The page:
Last spring, outraged Bolivians drove water privateer Bechtel out of the country, opposing water rate hikes that priced this life source out of many citizens reach.
The Cochabamba protests began soon after the Aguas del Tunari consortium signed a 40-year concession to provide water and sewer services for the city, and to supply water for irrigation and electrical generation to the Cochabamba valley. The single-bidder sale of Cochabambas public system was pushed on government officials by the World Bank.
The consortium is led by Bechtel Enterprises affiliate International Water Limited (IWL). IWL is jointly owned by San Francisco-based Bechtel and the Italian utility Edison.
When IWL assumed control of the water systems in January 2000, it imposed massive increases for water and sewer services. Activists organized a city shutdown, forcing an agreement to reverse the increases. That agreement was not honoured. Tensions continued to grow through February and peaked at the end of March.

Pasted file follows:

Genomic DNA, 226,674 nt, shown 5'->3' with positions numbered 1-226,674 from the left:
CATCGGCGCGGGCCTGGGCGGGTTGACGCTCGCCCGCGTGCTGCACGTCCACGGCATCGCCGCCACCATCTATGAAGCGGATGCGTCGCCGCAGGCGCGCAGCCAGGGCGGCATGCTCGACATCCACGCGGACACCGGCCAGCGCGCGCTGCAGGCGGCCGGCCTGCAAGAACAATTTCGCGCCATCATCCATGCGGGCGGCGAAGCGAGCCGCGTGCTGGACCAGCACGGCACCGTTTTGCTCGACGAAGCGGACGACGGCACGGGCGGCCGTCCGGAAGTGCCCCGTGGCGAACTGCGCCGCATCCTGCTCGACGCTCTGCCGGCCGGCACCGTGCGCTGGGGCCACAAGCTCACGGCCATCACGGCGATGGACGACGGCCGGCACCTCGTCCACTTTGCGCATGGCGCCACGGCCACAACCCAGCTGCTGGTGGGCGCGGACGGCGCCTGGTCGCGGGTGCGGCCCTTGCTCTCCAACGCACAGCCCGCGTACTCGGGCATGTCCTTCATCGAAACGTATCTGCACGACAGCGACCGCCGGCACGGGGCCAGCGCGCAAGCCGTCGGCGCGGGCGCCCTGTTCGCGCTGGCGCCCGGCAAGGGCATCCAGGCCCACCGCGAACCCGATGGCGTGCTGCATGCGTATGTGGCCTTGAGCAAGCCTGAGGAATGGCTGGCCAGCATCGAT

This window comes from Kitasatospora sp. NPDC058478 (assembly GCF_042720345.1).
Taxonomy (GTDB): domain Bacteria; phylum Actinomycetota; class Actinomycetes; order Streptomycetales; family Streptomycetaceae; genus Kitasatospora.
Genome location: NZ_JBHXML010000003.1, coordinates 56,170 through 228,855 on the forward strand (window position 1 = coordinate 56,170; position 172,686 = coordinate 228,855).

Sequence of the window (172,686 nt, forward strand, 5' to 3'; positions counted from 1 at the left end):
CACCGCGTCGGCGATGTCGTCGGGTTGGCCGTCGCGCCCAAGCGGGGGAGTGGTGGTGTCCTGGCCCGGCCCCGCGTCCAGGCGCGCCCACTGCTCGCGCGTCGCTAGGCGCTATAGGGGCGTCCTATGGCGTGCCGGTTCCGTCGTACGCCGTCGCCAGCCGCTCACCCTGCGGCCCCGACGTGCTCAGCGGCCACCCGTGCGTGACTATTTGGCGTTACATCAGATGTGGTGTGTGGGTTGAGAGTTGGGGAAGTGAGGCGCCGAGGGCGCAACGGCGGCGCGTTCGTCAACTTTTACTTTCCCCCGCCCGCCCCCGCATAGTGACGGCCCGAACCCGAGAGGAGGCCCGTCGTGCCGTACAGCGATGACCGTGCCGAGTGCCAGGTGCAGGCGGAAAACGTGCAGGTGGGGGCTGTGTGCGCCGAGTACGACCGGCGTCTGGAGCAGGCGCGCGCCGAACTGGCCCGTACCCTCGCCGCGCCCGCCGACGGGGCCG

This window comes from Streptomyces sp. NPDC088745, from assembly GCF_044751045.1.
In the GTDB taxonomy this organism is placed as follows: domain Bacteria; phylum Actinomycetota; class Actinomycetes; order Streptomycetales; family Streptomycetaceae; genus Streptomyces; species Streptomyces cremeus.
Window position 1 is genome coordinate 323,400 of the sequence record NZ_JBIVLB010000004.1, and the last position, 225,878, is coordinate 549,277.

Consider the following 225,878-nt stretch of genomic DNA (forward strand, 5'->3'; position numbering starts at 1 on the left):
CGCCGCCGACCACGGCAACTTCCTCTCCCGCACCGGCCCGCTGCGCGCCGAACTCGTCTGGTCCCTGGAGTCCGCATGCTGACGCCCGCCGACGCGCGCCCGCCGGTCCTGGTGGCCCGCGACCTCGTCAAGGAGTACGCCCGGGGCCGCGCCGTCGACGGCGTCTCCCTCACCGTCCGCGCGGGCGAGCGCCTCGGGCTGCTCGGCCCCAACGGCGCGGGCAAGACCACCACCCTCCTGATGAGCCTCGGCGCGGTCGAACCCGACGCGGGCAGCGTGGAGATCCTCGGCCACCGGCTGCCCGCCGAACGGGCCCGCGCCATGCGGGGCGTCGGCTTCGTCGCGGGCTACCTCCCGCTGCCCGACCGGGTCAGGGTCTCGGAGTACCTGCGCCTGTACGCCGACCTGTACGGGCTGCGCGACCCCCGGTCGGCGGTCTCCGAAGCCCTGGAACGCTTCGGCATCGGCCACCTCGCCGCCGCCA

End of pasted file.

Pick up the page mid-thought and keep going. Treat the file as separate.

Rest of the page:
At the end of a week of protests, blockades and tense negotiations with the government, reports emerged that IWL was fleeing the country. When the consortium tried to backtrack, the government, feeling the heat from a pot about to boil over, announced that IWL had broken its contract by attempting to leave, and was no longer welcome.
However, IWL had done its homework, and had reincorporated as a Dutch company as it was taking over the citys water. Now, the corporation is trying to sue the Bolivian government under a 1992 Holland-Bolivia trade agreement. According to newspaper reports, the company is seeking as much as US$40 million in damages and lost future profits.
Meanwhile, local residents have control of their water system, and are drawing on international support to rebuild a strong, viable system that serves the community well.